Corporate Giving 101
By: Erin Robinson
Last year, I was conducting a monthly marketing meeting with a client of mine and, as we were wrapping up, one of the attendees said, “I almost forgot! We also raised $14,000 for Relay For Life,” as if this was no big deal. Meanwhile, I had no idea the employees were even participating in the annual event!
As it turns out, this particular client had several corporate giving initiatives going on throughout the year, which was absolutely great to hear. However, it immediately came to my attention that the organization’s efforts were not at all common knowledge—internally or externally. And so this law firm’s annual corporate giving plan took shape.
To start, we decided to coordinate one corporate giving initiative per quarter. Before we jumped into the selection process, we decided to strategically approach the program. We needed to develop specific requirements that each of the four nonprofits would have to meet in order to be considered for partnership. Our four criteria are listed below:
- Each organization must offer opportunities to contribute funds, in-kind donations and volunteer hours so that employees can choose with method of support works best for them (Relay For Life was an exception as no in-kind donations were accepted).
- In order to encourage employee participation, all causes submitted by an employee must be considered.
- Charities supported in previous years must be considered, but are not automatically selected in order to ensure that employees are given a variety of causes to support.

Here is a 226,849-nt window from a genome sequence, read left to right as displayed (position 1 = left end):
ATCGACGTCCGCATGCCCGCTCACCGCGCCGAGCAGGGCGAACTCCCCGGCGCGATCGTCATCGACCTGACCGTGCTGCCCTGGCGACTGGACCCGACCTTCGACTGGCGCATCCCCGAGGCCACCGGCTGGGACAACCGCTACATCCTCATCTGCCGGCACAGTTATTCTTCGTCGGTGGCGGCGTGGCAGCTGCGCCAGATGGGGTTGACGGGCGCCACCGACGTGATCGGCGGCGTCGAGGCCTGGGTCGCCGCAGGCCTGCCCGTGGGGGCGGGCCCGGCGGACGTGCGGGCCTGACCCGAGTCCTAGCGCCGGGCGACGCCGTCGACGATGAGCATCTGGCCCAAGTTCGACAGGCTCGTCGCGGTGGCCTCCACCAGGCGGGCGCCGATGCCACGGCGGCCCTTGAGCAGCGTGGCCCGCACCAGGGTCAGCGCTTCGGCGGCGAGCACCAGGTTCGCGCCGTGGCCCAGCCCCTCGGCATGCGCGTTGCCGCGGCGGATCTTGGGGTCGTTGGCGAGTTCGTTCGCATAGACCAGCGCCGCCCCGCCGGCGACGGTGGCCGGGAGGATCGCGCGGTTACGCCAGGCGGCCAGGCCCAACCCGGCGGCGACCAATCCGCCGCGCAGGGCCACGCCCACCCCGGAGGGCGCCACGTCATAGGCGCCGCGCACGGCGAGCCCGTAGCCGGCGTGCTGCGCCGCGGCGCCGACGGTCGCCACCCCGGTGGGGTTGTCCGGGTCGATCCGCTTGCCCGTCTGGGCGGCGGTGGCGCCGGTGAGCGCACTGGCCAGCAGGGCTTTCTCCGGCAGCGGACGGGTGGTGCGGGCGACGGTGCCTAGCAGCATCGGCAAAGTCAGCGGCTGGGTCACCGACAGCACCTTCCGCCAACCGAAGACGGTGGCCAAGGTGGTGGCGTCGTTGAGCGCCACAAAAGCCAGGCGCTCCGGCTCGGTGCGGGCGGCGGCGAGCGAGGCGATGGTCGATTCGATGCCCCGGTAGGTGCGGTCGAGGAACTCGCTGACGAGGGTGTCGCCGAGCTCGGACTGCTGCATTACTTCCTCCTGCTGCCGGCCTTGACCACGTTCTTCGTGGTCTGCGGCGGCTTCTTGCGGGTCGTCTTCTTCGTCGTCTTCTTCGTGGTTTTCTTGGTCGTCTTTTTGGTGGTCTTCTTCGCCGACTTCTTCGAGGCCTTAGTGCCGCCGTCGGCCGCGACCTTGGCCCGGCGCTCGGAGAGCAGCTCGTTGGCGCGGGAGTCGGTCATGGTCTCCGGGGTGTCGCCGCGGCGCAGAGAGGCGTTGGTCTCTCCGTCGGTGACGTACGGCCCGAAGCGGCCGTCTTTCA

- The four charities must benefit different groups of recipients—homeless, hungry, children in need, cancer research, etc. Employee participation is highest when the team is truly invested in the nonprofit, so this is an important step.
Once the organizations were selected, we worked with a volunteer coordinator from each charity to determine the volunteer dates and activities, as well as the in-kind donations items that would be accepted. We then began our internal communications to the employees. The first touch point was a letter from the Chairman announcing the four organizations.
Next, an energetic flyer was created to inform employees of participation options.
And then it was time for the first volunteer event!
When you’re at a volunteer event, it’s important to remember to bring a camera. This seemingly small detail can play a big part in post event communications. Be sure to send someone with a decent camera to capture the employees working hard and having a little fun while they’re at it. These photos can be used after the event in internal communications (such as newsletters), on a company Facebook Page and, finally, for media coverage.
When all dollars have been collected, the last toy and box of toiletry items have been delivered to the charity and the employees have enjoyed their involvement with the group, be sure to tally the donation numbers. This data will be a great resource for a follow-up press release, as well as an internal thank you to clients for their generosity. Be sure to announce the total hours volunteered and dollars raised to the entire company—make it a big deal, because it is! Employees will feel great about working for a company that consistently gives back to the community in a meaningful way.
In closing, I have been pleasantly surprised time and again by the charitable work happening throughout the office of so many Identity clients. All it takes is some organization and coordination to ensure that the corporate giving initiative is a well-communicated success!